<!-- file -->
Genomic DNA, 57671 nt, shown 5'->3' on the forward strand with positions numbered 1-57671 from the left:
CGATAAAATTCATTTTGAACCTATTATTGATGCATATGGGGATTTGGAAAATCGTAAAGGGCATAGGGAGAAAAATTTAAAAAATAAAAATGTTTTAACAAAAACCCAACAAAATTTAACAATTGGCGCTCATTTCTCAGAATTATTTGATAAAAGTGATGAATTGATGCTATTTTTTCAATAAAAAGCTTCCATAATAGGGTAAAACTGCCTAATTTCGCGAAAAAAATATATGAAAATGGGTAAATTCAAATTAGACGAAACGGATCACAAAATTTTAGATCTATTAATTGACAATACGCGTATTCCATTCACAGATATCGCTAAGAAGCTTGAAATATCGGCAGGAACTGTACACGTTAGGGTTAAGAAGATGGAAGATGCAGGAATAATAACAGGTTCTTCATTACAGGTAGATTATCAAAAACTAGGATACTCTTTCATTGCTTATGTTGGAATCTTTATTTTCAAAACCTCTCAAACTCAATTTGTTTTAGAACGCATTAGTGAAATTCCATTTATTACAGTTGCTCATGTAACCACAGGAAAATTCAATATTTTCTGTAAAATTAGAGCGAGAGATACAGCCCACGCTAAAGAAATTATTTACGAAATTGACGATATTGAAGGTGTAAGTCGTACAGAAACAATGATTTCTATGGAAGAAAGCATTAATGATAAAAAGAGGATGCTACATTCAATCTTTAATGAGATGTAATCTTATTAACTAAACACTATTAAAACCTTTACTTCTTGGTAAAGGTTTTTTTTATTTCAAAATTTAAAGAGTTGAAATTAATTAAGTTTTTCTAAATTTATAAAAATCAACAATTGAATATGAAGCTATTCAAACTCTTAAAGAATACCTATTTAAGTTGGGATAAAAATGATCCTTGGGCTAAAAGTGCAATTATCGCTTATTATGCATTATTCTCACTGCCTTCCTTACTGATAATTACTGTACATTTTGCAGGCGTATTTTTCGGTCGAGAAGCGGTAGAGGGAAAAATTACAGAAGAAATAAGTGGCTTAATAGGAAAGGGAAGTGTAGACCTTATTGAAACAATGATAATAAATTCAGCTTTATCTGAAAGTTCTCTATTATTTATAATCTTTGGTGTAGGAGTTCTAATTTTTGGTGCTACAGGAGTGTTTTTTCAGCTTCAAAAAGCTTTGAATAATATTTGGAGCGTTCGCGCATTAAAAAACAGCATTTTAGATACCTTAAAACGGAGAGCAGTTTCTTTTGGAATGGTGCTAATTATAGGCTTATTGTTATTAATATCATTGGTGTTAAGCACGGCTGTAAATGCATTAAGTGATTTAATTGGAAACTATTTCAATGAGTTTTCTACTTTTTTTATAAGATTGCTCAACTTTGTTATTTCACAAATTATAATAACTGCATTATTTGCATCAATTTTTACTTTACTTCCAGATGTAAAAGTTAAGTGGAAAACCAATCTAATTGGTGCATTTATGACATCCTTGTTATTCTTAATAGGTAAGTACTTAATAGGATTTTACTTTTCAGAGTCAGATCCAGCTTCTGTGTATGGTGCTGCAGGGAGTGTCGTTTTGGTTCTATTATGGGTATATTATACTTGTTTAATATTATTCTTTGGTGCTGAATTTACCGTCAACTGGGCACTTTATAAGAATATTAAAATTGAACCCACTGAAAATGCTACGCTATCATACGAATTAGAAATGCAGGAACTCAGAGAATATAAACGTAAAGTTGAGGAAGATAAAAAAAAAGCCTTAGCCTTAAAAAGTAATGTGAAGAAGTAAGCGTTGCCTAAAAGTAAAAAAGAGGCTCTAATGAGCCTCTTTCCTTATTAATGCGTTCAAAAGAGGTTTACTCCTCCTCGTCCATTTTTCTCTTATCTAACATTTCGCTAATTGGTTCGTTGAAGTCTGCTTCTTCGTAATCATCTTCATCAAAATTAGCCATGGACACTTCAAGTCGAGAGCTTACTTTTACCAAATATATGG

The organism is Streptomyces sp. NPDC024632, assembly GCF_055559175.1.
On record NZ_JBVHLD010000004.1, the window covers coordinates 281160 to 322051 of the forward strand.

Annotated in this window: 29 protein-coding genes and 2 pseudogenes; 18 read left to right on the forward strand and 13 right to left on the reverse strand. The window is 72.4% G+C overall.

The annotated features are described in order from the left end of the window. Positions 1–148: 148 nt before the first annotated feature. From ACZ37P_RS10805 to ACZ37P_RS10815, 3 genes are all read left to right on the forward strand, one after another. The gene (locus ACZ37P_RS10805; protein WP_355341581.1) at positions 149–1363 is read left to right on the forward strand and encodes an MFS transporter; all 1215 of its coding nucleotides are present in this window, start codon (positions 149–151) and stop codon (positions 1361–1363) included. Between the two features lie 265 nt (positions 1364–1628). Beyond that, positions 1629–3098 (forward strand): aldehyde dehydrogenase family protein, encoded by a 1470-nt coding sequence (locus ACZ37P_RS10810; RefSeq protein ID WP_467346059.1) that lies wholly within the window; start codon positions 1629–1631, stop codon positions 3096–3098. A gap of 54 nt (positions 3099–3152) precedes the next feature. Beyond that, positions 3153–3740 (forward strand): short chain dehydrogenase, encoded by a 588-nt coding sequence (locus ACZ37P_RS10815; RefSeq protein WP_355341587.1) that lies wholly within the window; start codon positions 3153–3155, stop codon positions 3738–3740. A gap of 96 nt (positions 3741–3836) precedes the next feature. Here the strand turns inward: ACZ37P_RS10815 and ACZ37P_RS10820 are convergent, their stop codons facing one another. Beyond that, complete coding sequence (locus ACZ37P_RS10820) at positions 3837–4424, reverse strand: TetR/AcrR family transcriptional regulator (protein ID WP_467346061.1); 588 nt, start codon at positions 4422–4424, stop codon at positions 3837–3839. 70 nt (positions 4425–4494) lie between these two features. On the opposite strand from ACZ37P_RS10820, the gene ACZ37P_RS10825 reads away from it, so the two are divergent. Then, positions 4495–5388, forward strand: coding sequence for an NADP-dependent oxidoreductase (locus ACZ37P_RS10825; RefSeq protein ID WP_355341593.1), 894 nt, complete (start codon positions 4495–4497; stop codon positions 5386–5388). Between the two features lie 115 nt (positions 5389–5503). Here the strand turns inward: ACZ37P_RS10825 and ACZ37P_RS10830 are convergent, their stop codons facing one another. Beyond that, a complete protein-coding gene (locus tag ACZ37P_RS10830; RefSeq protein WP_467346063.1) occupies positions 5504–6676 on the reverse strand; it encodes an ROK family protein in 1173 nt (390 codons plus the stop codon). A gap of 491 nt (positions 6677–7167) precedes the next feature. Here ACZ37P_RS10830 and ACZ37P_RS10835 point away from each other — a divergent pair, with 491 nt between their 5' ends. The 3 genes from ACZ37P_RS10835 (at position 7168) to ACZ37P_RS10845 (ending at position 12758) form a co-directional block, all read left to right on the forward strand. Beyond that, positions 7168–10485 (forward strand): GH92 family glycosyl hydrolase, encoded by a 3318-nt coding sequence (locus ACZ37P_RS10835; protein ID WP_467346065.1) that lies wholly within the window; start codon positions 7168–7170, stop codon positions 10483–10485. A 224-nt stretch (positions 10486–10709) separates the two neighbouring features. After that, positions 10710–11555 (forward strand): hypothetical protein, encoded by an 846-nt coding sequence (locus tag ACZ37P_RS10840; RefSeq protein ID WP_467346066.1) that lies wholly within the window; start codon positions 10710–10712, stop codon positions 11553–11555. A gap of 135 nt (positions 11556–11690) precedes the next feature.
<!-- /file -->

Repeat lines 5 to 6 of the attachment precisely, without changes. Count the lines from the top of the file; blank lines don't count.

Annotated in this window: 29 protein-coding genes and 2 pseudogenes; 18 read left to right on the forward strand and 13 right to left on the reverse strand. The window is 72.4% G+C overall.

The annotated features are described in order from the left end of the window. Positions 1–148: 148 nt before the first annotated feature. From ACZ37P_RS10805 to ACZ37P_RS10815, 3 genes are all read left to right on the forward strand, one after another. The gene (locus ACZ37P_RS10805; protein WP_355341581.1) at positions 149–1363 is read left to right on the forward strand and encodes an MFS transporter; all 1215 of its coding nucleotides are present in this window, start codon (positions 149–151) and stop codon (positions 1361–1363) included. Between the two features lie 265 nt (positions 1364–1628). Beyond that, positions 1629–3098 (forward strand): aldehyde dehydrogenase family protein, encoded by a 1470-nt coding sequence (locus ACZ37P_RS10810; RefSeq protein ID WP_467346059.1) that lies wholly within the window; start codon positions 1629–1631, stop codon positions 3096–3098. A gap of 54 nt (positions 3099–3152) precedes the next feature. Beyond that, positions 3153–3740 (forward strand): short chain dehydrogenase, encoded by a 588-nt coding sequence (locus ACZ37P_RS10815; RefSeq protein WP_355341587.1) that lies wholly within the window; start codon positions 3153–3155, stop codon positions 3738–3740. A gap of 96 nt (positions 3741–3836) precedes the next feature. Here the strand turns inward: ACZ37P_RS10815 and ACZ37P_RS10820 are convergent, their stop codons facing one another. Beyond that, complete coding sequence (locus ACZ37P_RS10820) at positions 3837–4424, reverse strand: TetR/AcrR family transcriptional regulator (protein ID WP_467346061.1); 588 nt, start codon at positions 4422–4424, stop codon at positions 3837–3839. 70 nt (positions 4425–4494) lie between these two features. On the opposite strand from ACZ37P_RS10820, the gene ACZ37P_RS10825 reads away from it, so the two are divergent. Then, positions 4495–5388, forward strand: coding sequence for an NADP-dependent oxidoreductase (locus ACZ37P_RS10825; RefSeq protein ID WP_355341593.1), 894 nt, complete (start codon positions 4495–4497; stop codon positions 5386–5388). Between the two features lie 115 nt (positions 5389–5503). Here the strand turns inward: ACZ37P_RS10825 and ACZ37P_RS10830 are convergent, their stop codons facing one another. Beyond that, a complete protein-coding gene (locus tag ACZ37P_RS10830; RefSeq protein WP_467346063.1) occupies positions 5504–6676 on the reverse strand; it encodes an ROK family protein in 1173 nt (390 codons plus the stop codon). A gap of 491 nt (positions 6677–7167) precedes the next feature. Here ACZ37P_RS10830 and ACZ37P_RS10835 point away from each other — a divergent pair, with 491 nt between their 5' ends. The 3 genes from ACZ37P_RS10835 (at position 7168) to ACZ37P_RS10845 (ending at position 12758) form a co-directional block, all read left to right on the forward strand. Beyond that, positions 7168–10485 (forward strand): GH92 family glycosyl hydrolase, encoded by a 3318-nt coding sequence (locus ACZ37P_RS10835; protein ID WP_467346065.1) that lies wholly within the window; start codon positions 7168–7170, stop codon positions 10483–10485. A 224-nt stretch (positions 10486–10709) separates the two neighbouring features. After that, positions 10710–11555 (forward strand): hypothetical protein, encoded by an 846-nt coding sequence (locus tag ACZ37P_RS10840; RefSeq protein ID WP_467346066.1) that lies wholly within the window; start codon positions 10710–10712, stop codon positions 11553–11555. A gap of 135 nt (positions 11556–11690) precedes the next feature.